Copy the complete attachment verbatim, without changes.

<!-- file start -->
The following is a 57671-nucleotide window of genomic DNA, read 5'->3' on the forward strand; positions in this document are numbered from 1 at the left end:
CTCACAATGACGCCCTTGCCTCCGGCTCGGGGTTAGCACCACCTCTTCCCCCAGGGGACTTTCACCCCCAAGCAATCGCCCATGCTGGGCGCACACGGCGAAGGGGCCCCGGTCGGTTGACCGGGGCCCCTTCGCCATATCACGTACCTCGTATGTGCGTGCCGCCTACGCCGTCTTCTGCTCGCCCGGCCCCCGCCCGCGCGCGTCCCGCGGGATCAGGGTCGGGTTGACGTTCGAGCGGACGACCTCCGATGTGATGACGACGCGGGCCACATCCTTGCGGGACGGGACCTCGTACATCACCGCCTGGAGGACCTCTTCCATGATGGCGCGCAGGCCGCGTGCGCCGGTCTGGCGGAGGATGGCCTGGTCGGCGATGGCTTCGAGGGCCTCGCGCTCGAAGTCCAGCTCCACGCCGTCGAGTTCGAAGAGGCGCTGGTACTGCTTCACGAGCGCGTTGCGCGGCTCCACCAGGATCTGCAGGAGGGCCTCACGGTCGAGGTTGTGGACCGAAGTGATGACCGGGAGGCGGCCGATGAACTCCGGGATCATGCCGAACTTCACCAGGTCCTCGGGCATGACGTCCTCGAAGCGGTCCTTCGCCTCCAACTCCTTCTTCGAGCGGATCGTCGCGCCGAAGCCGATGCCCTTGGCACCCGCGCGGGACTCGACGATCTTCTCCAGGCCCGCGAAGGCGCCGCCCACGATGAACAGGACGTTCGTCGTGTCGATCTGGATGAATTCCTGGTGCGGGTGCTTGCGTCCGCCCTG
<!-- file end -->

The following is a 57671-nucleotide window of genomic DNA, read 5'->3' on the forward strand; positions in this document are numbered from 1 at the left end:
CTCACAATGACGCCCTTGCCTCCGGCTCGGGGTTAGCACCACCTCTTCCCCCAGGGGACTTTCACCCCCAAGCAATCGCCCATGCTGGGCGCACACGGCGAAGGGGCCCCGGTCGGTTGACCGGGGCCCCTTCGCCATATCACGTACCTCGTATGTGCGTGCCGCCTACGCCGTCTTCTGCTCGCCCGGCCCCCGCCCGCGCGCGTCCCGCGGGATCAGGGTCGGGTTGACGTTCGAGCGGACGACCTCCGATGTGATGACGACGCGGGCCACATCCTTGCGGGACGGGACCTCGTACATCACCGCCTGGAGGACCTCTTCCATGATGGCGCGCAGGCCGCGTGCGCCGGTCTGGCGGAGGATGGCCTGGTCGGCGATGGCTTCGAGGGCCTCGCGCTCGAAGTCCAGCTCCACGCCGTCGAGTTCGAAGAGGCGCTGGTACTGCTTCACGAGCGCGTTGCGCGGCTCCACCAGGATCTGCAGGAGGGCCTCACGGTCGAGGTTGTGGACCGAAGTGATGACCGGGAGGCGGCCGATGAACTCCGGGATCATGCCGAACTTCACCAGGTCCTCGGGCATGACGTCCTCGAAGCGGTCCTTCGCCTCCAACTCCTTCTTCGAGCGGATCGTCGCGCCGAAGCCGATGCCCTTGGCACCCGCGCGGGACTCGACGATCTTCTCCAGGCCCGCGAAGGCGCCGCCCACGATGAACAGGACGTTCGTCGTGTCGATCTGGATGAATTCCTGGTGCGGGTGCTTGCGTCCGCCCTG